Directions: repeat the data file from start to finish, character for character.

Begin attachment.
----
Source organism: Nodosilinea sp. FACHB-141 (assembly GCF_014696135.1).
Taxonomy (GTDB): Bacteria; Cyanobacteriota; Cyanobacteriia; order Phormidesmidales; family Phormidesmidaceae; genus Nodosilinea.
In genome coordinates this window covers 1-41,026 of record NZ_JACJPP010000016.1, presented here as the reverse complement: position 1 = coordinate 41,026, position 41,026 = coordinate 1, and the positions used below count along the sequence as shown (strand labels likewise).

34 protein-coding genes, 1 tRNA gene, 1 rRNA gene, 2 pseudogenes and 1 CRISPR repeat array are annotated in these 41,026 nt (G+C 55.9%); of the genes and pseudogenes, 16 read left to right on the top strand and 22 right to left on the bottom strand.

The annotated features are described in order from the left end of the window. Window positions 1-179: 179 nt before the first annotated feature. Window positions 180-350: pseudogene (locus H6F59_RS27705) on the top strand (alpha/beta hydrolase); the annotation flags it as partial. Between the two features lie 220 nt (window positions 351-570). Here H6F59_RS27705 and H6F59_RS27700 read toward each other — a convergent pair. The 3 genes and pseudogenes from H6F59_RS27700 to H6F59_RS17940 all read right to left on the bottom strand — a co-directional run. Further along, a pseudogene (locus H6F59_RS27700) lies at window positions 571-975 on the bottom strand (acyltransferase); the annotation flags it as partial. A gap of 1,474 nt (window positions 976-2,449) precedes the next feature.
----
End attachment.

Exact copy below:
Source organism: Nodosilinea sp. FACHB-141 (assembly GCF_014696135.1).
Taxonomy (GTDB): Bacteria; Cyanobacteriota; Cyanobacteriia; order Phormidesmidales; family Phormidesmidaceae; genus Nodosilinea.
In genome coordinates this window covers 1-41,026 of record NZ_JACJPP010000016.1, presented here as the reverse complement: position 1 = coordinate 41,026, position 41,026 = coordinate 1, and the positions used below count along the sequence as shown (strand labels likewise).

34 protein-coding genes, 1 tRNA gene, 1 rRNA gene, 2 pseudogenes and 1 CRISPR repeat array are annotated in these 41,026 nt (G+C 55.9%); of the genes and pseudogenes, 16 read left to right on the top strand and 22 right to left on the bottom strand.

The annotated features are described in order from the left end of the window. Window positions 1-179: 179 nt before the first annotated feature. Window positions 180-350: pseudogene (locus H6F59_RS27705) on the top strand (alpha/beta hydrolase); the annotation flags it as partial. Between the two features lie 220 nt (window positions 351-570). Here H6F59_RS27705 and H6F59_RS27700 read toward each other — a convergent pair. The 3 genes and pseudogenes from H6F59_RS27700 to H6F59_RS17940 all read right to left on the bottom strand — a co-directional run. Further along, a pseudogene (locus H6F59_RS27700) lies at window positions 571-975 on the bottom strand (acyltransferase); the annotation flags it as partial. A gap of 1,474 nt (window positions 976-2,449) precedes the next feature.